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  • Ok so the universe is probably infinite, and there’s stars in every direction, and stars

  • are super bright. so why isn’t it basically daylight all the time?

  • Hey there my bright spots, Julian here for DNews.

  • It’s an interesting question, “why is space black?” Well fortunately, Fraser Cain,

  • who is brilliant and follows me on twitter and I am not worthy, recently discussed why

  • were not wearing shades 24/7.

  • Cain explains that the question was first asked by German Astronomer Heinrich Wilhelm

  • Olbers in 1823. It’s known as Olber’s Paradox, and states that if the universe is

  • infinite, static, and timeless, then the night sky should be lousy with stars. Obviously

  • though our night sky is more connect the dots than pointillism.

  • Edwin Hubble solved the paradox in 1929. He observed that everywhere he looked in the

  • universe, the spectrums of all the stars were slightly red, meaning the light coming from

  • them was being stretched out, meaning the space itself light was traveling through was

  • expanding. Ergo, the universe isn’t static and there must be stars that are so far away

  • their light just hasn’t had time to reach us yet.

  • So if we give it billions more years will we eventually be able to tan at midnight?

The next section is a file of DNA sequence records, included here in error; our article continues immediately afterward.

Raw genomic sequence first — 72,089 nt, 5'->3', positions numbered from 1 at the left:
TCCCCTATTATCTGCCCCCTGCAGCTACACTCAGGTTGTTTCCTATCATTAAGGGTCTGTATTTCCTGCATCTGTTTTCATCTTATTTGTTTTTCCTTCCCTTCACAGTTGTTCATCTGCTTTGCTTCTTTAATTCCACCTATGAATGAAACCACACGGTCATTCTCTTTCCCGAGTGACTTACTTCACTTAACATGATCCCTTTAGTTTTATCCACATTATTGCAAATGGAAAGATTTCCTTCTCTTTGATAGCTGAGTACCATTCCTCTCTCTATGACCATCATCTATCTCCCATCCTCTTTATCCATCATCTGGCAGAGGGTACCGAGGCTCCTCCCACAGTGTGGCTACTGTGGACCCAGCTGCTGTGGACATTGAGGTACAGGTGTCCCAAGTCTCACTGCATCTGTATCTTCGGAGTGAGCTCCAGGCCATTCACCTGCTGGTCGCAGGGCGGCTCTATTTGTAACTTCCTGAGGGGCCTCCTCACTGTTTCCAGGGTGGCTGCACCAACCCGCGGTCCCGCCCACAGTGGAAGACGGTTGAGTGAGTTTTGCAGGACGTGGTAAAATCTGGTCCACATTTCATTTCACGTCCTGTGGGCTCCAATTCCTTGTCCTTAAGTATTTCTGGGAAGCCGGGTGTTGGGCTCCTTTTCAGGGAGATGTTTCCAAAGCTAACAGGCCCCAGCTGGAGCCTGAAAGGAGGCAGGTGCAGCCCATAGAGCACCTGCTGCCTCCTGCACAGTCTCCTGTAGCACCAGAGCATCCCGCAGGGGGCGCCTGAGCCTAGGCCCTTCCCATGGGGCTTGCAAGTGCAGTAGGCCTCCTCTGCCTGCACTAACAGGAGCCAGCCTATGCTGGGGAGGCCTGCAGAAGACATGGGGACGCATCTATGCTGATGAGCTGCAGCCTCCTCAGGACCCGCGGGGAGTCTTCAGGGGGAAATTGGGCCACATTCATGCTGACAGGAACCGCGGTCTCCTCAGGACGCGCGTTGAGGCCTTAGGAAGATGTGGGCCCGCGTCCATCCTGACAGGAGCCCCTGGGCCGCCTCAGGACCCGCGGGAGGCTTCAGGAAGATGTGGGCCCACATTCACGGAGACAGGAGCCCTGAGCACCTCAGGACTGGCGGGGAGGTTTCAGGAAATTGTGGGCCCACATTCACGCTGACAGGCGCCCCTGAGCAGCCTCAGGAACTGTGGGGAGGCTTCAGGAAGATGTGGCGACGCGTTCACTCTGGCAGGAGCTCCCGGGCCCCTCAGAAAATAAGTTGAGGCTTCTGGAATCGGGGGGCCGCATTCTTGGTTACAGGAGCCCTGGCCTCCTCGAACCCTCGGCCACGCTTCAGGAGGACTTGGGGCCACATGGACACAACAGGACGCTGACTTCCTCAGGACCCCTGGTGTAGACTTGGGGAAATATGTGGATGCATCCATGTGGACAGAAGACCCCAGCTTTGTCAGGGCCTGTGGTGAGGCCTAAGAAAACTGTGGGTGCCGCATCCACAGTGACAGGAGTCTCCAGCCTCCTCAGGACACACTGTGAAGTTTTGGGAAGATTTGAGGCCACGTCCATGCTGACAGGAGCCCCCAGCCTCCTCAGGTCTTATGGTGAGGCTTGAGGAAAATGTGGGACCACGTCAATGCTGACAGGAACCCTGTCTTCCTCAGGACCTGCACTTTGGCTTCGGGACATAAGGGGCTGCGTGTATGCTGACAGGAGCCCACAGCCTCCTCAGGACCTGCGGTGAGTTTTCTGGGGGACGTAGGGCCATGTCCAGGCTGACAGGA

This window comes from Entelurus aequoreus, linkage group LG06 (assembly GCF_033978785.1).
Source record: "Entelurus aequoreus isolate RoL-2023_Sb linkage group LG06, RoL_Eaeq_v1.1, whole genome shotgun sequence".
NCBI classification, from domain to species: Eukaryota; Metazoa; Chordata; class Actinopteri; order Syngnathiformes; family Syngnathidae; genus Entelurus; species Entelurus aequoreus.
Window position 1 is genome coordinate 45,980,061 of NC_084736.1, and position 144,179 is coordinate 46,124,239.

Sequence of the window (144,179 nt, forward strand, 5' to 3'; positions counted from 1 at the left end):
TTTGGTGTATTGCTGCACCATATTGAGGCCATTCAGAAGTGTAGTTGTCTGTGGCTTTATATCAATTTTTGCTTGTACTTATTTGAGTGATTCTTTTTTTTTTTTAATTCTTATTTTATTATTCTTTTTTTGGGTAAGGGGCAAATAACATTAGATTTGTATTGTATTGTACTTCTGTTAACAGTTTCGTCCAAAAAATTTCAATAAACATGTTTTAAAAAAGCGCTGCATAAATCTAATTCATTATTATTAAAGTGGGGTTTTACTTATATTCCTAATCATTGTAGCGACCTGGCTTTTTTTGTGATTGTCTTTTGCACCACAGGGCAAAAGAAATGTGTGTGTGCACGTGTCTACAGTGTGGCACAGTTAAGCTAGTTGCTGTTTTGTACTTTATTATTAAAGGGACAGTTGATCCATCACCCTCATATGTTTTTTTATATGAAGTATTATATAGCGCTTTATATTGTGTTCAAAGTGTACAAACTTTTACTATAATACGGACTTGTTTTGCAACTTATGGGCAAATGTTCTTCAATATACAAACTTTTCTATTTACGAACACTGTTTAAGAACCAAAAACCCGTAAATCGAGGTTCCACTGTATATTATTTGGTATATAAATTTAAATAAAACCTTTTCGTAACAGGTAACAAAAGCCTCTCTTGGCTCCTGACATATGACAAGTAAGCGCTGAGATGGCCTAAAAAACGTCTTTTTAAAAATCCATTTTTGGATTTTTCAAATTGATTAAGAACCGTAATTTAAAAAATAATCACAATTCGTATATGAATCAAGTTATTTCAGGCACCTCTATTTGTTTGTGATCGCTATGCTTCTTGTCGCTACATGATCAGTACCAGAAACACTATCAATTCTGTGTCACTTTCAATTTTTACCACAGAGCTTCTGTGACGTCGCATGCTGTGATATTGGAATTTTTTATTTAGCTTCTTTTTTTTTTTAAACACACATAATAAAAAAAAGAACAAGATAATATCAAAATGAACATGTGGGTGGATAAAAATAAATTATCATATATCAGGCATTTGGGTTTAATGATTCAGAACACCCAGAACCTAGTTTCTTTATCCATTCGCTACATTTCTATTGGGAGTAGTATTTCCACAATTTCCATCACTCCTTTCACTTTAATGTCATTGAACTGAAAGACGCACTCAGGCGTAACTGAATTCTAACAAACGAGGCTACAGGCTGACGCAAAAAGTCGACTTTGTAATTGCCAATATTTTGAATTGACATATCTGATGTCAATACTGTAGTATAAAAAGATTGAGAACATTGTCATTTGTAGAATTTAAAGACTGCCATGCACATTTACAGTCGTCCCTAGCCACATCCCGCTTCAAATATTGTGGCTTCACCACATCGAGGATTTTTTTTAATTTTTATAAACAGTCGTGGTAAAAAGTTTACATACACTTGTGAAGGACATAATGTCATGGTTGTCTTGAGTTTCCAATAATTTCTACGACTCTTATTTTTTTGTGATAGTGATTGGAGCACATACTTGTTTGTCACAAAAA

• Don’t hold out too many hopes, because Hubble’s discovery of universal expansion also means

  • that the farther away something is, the faster the space between it and us is stretching

  • out. After a huge enough distance, space will be stretching out faster than light can close

  • the gap.

  • There’s another facet to the paradox though. Well, if the universe is all expanding away

  • from everything else, it stands to reason that if you go far back enough, it was all

  • clumped together. This is where the theory of the big bang comes in. But if there was

  • a bright instantaneous flash of existence that happened literally everywhere, shouldn’t

  • we be able to see that too? Again, the riddle is solved by the expansion of space.

  • In 1964 Arno Penzias and Robert Wilson were working on a totally unrelated experiment

  • with a radio telescope and they couldn’t shake this weird, unwanted static. After making

  • sure everything was functioning correctly, even cleaning the inside of the antennae for

  • bird droppings for hours, they realized that the signal was coming from everywhere, and

  • you can’t stop the signal. They concluded that the Cosmic Microwave Background Radiation

  • must have been the light from the big bang, but had been stretched out after billions

  • of years until it was low-energy microwaves that our eyes can’t see. Boom, and the universe

  • makes sense again.

  • If you want to hear more possible evidence of the big bang, trace and Dr. Ian O’Neill

  • talk about gravitational waves and how they play into that over here.

  • What are some other implications of expanding space? I think it’s a great excuse to not

  • visit relatives, because, oh no, youre just getting farther away, awww dang. Let

  • us know in the comments and I’ll see you next time on DNews.

Ok so the universe is probably infinite, and there’s stars in every direction, and stars

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Why Is Space Black?

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    Cheng-Hong Liu posted on 2015/01/08
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